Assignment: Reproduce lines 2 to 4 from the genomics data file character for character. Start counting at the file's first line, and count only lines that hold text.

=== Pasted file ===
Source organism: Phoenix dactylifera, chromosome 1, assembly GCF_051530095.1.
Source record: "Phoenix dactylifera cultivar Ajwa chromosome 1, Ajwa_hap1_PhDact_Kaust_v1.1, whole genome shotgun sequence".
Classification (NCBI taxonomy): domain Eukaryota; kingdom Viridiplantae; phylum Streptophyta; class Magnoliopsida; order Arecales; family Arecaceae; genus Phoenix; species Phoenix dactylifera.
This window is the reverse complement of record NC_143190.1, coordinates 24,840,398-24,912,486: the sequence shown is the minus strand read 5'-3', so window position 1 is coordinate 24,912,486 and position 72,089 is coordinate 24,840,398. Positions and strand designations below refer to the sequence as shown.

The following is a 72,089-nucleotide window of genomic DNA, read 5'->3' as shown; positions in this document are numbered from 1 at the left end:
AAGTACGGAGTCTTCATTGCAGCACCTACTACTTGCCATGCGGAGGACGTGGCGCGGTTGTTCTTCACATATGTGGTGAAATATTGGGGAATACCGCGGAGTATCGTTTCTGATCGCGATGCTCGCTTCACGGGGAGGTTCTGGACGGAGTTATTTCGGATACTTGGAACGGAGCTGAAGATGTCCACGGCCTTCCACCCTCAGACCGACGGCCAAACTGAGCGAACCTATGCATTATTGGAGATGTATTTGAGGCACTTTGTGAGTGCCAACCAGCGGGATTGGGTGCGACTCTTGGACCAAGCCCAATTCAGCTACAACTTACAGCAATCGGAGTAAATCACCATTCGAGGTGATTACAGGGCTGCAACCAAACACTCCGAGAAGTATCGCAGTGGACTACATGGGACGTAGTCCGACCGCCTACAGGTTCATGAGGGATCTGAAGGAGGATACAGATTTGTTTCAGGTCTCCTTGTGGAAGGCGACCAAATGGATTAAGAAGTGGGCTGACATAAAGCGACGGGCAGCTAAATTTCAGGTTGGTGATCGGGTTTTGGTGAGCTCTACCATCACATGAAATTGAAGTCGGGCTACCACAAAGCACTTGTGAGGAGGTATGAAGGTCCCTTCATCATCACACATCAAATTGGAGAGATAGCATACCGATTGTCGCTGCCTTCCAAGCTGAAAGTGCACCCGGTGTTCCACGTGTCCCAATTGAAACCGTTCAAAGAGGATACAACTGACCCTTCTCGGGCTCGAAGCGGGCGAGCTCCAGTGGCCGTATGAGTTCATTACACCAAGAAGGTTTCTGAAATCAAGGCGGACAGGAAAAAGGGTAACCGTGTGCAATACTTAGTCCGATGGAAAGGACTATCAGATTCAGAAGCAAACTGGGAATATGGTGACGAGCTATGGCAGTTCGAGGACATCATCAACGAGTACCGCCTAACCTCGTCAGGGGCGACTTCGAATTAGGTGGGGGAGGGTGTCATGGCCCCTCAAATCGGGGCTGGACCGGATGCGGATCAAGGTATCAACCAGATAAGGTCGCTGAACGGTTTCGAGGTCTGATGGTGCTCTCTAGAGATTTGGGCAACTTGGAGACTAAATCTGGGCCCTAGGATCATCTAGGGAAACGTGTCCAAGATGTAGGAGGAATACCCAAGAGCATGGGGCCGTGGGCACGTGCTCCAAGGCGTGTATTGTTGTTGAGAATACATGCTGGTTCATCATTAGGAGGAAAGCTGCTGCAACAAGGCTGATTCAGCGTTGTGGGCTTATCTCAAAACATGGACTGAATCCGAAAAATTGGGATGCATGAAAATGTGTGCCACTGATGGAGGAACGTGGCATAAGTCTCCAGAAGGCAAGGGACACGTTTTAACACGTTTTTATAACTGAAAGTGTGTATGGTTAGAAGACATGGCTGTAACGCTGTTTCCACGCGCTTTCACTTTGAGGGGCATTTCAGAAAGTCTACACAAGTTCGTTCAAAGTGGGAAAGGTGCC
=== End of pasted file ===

Source record: "Phoenix dactylifera cultivar Ajwa chromosome 1, Ajwa_hap1_PhDact_Kaust_v1.1, whole genome shotgun sequence".
Classification (NCBI taxonomy): domain Eukaryota; kingdom Viridiplantae; phylum Streptophyta; class Magnoliopsida; order Arecales; family Arecaceae; genus Phoenix; species Phoenix dactylifera.
This window is the reverse complement of record NC_143190.1, coordinates 24,840,398-24,912,486: the sequence shown is the minus strand read 5'-3', so window position 1 is coordinate 24,912,486 and position 72,089 is coordinate 24,840,398. Positions and strand designations below refer to the sequence as shown.